Enjoy this short story featuring Snowball the kitten in her new home, Weber Haus, a beautiful Victorian inn filled with love.
“Oh, my word. Is that what I think it is?” Miss Tilly exclaimed.
“What?” Emily glanced in direction Tilly pointed but was distracted momentarily by the large bruise on the back of her hand, marring the paper thin skin.
She took the gnarled old hand in hers, inspecting it closer. “What happened?”
“Oh, who knows.” Miss Tilly waved her off, like shooing a fly. “I’m an old woman. It’s not important.”
Emily did a double take as Tilly hurried away; her attention still focused on whatever she’d seen. Emily had been living and working at Tilly’s B&B for a while now. Long enough for Tilly to become more than her boss and landlady. Though Emily had a large family nearby, Tilly had become like a beloved great aunt. Every nonsensical, sweet natured, forgetful part of her.
They were supposed to be looking around one of the various unused buildings on the large property known as Weber Haus. Emily had an idea about turning it into a bakery and shop, maybe, eventually, a coffee house. That was, if Tilly was amenable.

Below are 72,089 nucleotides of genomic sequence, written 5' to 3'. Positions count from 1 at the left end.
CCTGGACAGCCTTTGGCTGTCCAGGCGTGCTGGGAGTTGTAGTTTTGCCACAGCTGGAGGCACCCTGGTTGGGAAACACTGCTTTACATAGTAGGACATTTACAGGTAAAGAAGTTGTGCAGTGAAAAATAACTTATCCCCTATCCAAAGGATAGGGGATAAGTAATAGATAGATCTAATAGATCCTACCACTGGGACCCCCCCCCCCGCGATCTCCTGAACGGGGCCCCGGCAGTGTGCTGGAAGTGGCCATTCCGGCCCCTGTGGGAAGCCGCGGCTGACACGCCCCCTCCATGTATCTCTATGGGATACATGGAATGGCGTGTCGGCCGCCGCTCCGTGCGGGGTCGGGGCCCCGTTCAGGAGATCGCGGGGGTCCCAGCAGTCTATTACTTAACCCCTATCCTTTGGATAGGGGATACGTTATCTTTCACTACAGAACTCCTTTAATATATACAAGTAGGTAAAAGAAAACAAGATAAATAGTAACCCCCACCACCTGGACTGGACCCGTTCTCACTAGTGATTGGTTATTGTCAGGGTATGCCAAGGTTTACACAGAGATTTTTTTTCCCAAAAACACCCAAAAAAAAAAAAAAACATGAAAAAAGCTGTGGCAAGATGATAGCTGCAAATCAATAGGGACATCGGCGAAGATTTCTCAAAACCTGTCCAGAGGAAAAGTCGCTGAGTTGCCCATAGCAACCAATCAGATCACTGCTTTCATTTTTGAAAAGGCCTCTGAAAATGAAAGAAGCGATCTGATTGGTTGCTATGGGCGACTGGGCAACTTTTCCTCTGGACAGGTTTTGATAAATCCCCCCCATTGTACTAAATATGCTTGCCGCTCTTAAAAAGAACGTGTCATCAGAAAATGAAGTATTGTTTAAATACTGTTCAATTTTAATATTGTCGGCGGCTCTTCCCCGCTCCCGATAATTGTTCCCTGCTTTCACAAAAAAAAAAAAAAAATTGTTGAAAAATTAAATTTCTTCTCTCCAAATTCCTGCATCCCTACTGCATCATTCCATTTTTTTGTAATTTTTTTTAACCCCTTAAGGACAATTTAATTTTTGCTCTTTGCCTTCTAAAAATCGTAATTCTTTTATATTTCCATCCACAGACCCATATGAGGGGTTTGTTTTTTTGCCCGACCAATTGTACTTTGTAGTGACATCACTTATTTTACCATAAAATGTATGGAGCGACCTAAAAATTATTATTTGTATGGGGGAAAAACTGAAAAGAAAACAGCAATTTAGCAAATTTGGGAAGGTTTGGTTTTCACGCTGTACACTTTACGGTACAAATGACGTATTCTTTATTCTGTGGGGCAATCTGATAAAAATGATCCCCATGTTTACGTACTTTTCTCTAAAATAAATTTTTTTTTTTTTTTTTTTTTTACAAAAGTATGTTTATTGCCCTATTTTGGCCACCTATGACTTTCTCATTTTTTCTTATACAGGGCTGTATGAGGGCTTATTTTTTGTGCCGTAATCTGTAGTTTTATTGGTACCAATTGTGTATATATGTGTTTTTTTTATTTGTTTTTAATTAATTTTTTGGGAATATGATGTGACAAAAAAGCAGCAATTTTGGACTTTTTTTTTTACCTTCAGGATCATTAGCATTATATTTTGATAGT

Pulling her jacket closer around her to ward off the chill of oncoming winter, she hurried her steps at the concerned tone in Tilly’s voice. She found her staring at the old, grey stump of a tree. Peering over the old woman’s shoulder, she gasped.
There on the top of the tree stump, tucked into a hollow, was a tiny white kitten. Newborn, its eyes and ears still remained closed. The tiny thing was asleep, wrapped up in a navy wool scarf.
“What on Earth?” Emily muttered. Who could have left it here? No way did a mama cat arrange her baby in the item of clothing that neatly. “It must be freezing.”
Even wrapped in the scarf, the temperatures had been steadily dropping for weeks. It even smelled like winder, crisp and clean, though snow had yet to cover the leaves that crunched underfoot.
Without a thought, other than saving it, she scooped the tiny thing up in her hands cradling it against her chest. The kitten wriggled and gave a little mewl. Of fear or maybe protest at being disturbed.